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The World

Calderon hails arrest in cash case

The owner of a mansion in Mexico City where $207 million was found is arraigned in the U.S.

July 25, 2007|Hector Tobar | Times Staff Writer

MEXICO CITY — A week ago, Zhenli Ye Gon was the toast of the Mexican media.

Speaking to reporters by telephone while in hiding, he said he would prove that senior officials of the government of President Felipe Calderon were responsible for the $207 million in illicit cash found in his Mexico City home.

On Tuesday, Ye Gon was in a U.S. courtroom, having been captured hours earlier at a restaurant in suburban Washington by U.S. agents who traced his cellphone. And Calderon was claiming victory in a case that officials say yielded the biggest haul of drug money in history.

"Today, those who commit crimes should know that my government will not spare any resources or effort to hunt them down wherever they may be, inside or outside our national territory," Calderon said at a speech at his alma mater here, the Free School of Law.

Agents of the U.S. Drug Enforcement Administration arrested Ye Gon in Wheaton, Md., on Monday night, about four months after police entered his Mexico City mansion on suspicion that he was running a methamphetamine production ring.

With its massive haul of cash, involving more than 2 tons of U.S. $100 bills, and allegations of official complicity, the case has come to symbolize the wealth and power behind the international trade in illicit drugs.

A 44-year-old naturalized Mexican of Chinese descent, Ye Gon was arraigned Tuesday in U.S. District Court in Washington on drug-trafficking charges. Mexican authorities alerted their U.S. counterparts last month that they thought Ye Gon was in the United States.

Mexican authorities have said they will request Ye Gon's extradition on a variety of drug-trafficking charges. If convicted in Mexico, he faces up to 73 years in prison.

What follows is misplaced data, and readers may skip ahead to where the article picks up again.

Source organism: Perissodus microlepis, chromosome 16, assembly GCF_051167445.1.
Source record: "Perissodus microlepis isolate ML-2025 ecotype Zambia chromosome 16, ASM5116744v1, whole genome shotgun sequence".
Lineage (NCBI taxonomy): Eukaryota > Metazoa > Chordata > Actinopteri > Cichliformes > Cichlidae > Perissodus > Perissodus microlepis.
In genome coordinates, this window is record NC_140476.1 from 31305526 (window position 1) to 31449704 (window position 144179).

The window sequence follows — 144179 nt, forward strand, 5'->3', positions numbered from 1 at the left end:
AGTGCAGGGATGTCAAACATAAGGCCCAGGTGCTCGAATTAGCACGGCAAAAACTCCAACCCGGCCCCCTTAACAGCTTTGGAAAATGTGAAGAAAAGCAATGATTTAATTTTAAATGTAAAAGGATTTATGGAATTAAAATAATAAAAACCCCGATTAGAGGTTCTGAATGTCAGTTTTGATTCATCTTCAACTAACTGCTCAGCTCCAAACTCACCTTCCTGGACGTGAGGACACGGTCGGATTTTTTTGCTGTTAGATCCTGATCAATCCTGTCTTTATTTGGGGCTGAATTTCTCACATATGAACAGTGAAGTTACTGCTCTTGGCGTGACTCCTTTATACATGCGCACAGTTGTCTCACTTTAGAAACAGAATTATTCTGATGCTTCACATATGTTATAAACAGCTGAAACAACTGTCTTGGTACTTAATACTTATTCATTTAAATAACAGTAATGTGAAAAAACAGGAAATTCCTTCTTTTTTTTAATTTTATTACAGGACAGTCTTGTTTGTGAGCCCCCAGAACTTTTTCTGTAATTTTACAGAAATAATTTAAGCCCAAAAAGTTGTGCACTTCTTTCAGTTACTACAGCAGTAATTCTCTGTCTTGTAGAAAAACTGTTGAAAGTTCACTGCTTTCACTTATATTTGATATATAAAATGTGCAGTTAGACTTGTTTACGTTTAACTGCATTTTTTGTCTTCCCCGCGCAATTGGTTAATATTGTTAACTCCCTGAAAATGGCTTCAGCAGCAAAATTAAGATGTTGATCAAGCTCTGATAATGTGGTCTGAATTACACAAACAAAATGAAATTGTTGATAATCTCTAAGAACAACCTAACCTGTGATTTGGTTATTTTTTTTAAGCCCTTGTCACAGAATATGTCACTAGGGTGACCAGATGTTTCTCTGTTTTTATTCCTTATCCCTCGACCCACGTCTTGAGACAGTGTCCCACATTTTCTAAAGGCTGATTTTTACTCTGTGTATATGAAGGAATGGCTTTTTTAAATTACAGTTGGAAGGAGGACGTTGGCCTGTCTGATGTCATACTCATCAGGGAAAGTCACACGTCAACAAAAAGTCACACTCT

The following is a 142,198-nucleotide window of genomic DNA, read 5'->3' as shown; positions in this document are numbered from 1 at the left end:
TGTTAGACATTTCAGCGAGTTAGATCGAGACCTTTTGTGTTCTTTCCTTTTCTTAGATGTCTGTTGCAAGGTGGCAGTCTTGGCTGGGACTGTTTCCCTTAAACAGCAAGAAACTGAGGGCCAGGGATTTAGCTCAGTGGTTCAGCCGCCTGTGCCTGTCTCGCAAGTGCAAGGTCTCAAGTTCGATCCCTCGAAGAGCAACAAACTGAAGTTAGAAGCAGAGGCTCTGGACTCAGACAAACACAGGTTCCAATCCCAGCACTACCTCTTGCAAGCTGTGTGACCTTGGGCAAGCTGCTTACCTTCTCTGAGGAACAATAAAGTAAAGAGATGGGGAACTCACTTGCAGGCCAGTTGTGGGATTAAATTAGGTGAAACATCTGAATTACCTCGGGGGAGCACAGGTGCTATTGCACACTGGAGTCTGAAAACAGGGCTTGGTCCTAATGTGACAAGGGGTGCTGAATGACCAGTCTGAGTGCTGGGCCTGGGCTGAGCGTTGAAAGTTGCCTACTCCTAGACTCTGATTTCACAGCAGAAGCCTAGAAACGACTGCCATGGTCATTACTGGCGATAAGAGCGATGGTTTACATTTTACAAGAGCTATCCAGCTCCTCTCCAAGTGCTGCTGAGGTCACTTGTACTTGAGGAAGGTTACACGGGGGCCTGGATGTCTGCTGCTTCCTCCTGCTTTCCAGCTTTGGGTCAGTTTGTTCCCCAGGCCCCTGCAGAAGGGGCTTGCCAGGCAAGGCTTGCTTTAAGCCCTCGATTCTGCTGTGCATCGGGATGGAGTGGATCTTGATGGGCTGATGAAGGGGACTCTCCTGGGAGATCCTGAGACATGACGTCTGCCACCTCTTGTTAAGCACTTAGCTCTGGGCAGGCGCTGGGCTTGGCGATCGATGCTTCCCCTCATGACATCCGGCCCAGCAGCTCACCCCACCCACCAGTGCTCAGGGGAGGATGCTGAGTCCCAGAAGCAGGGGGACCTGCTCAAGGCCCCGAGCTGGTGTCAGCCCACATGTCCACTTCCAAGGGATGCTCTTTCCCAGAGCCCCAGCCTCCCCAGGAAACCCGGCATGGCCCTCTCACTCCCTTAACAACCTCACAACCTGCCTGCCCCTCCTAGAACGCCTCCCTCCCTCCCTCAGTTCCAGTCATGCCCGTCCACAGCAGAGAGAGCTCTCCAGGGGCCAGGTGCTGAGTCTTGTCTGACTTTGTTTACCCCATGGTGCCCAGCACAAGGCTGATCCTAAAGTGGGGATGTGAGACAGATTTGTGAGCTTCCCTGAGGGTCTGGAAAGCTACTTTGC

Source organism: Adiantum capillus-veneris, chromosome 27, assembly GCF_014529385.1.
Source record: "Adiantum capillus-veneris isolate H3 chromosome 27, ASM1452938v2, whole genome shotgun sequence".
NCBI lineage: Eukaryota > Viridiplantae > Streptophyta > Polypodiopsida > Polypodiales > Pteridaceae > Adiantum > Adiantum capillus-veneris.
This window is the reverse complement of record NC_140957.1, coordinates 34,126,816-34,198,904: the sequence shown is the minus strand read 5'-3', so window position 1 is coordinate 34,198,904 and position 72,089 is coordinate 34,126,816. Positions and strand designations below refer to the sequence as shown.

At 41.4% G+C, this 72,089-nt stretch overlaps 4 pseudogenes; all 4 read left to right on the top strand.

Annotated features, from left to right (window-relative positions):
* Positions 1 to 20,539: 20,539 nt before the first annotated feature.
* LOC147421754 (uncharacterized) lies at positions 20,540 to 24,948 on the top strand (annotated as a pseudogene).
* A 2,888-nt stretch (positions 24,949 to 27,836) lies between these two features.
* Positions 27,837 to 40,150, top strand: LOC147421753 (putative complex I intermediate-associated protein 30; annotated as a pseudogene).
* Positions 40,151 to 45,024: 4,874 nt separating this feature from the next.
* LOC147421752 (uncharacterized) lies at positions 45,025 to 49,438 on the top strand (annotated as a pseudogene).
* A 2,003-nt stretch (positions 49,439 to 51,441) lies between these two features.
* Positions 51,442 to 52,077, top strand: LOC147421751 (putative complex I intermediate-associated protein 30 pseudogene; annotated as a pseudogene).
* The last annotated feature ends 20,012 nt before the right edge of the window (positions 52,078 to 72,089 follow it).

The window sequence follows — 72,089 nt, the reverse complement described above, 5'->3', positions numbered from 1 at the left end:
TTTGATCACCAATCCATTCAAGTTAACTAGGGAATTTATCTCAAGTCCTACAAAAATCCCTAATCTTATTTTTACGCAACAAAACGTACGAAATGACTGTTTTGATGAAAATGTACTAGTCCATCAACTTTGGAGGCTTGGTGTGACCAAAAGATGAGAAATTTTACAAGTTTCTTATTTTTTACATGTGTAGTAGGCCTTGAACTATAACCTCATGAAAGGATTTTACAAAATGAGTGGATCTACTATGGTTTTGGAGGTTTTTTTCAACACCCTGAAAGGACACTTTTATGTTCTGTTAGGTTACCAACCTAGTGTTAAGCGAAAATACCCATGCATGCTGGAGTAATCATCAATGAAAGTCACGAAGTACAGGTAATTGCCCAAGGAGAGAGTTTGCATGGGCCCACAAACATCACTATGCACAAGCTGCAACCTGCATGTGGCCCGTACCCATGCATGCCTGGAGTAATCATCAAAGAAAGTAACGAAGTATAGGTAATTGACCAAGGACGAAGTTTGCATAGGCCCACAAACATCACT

U.S. authorities filed their own charges against Ye Gon last month.

On Tuesday, U.S. officials released an affidavit by a DEA agent in Mexico with new details on the scale of Ye Gon's alleged operation. He is said to have imported enough chemicals to produce methamphetamine worth $724 million on the street.

A note discovered at Ye Gon's home refers to apparent assistance from corrupt Mexican customs officials, the affidavit said.

Ye Gon traveled often to Las Vegas to launder drug money and to gamble, the affidavit said. Between 2004 and 2007, records from Las Vegas hotels and casinos show, Ye Gon had gambling losses of $125.9 million.

The DEA also conducted tests in April at Ye Gon's Mexican pharmaceutical plant and found ephedrine, a stimulant and decongestant used to manufacture methamphetamine.

Martin McMahon, a Washington lawyer representing Ye Gon, told the Associated Press that the charges against his client were "complete nonsense.... He has never had drugs, and he didn't have any drugs on him when he was arrested."

If he is extradited, Ye Gon will not receive a fair trial in Mexico, McMahon said.

"President Calderon has already said he is going to jail," McMahon said. "We will vigorously oppose his extradition."

In statements made before his arrest, Ye Gon said Mexican officials had forced him to store the money in his home. He said the funds were destined for use in Calderon's 2006 presidential campaign and "terrorist" activities. Calderon called the statements a "tall tale."

Ye Gon's arrest comes amid growing concern in Mexico that his alleged drug operation may have flourished thanks to the complicity of corrupt officials.

According to news reports here, an investigation by the Mexican attorney general's office is focusing on the role of drug regulators and of a high-ranking tax and customs official, Luis Roberto Patron Arregui.

The investigation has found that Patron Arregui assisted Ye Gon by providing false documents that allowed Ye Gon's company to import chemicals required to produce pseudoephedrine, also a precursor to methamphetamine.

During the administration of President Vicente Fox, Patron Arregui ran the customs office at the Pacific port of Manzanillo.

After winning the presidency last year, Calderon named Patron Arregui to head the national customs office, but Congress refused to even hold confirmation hearings because of allegations that he was corrupt.

Patron Arregui instead became the No. 2 official in Mexico's tax collection agency. He is related by marriage to the Coppel family, a key backer of Calderon's presidential campaign.

--

hector.tobar@latimes.com

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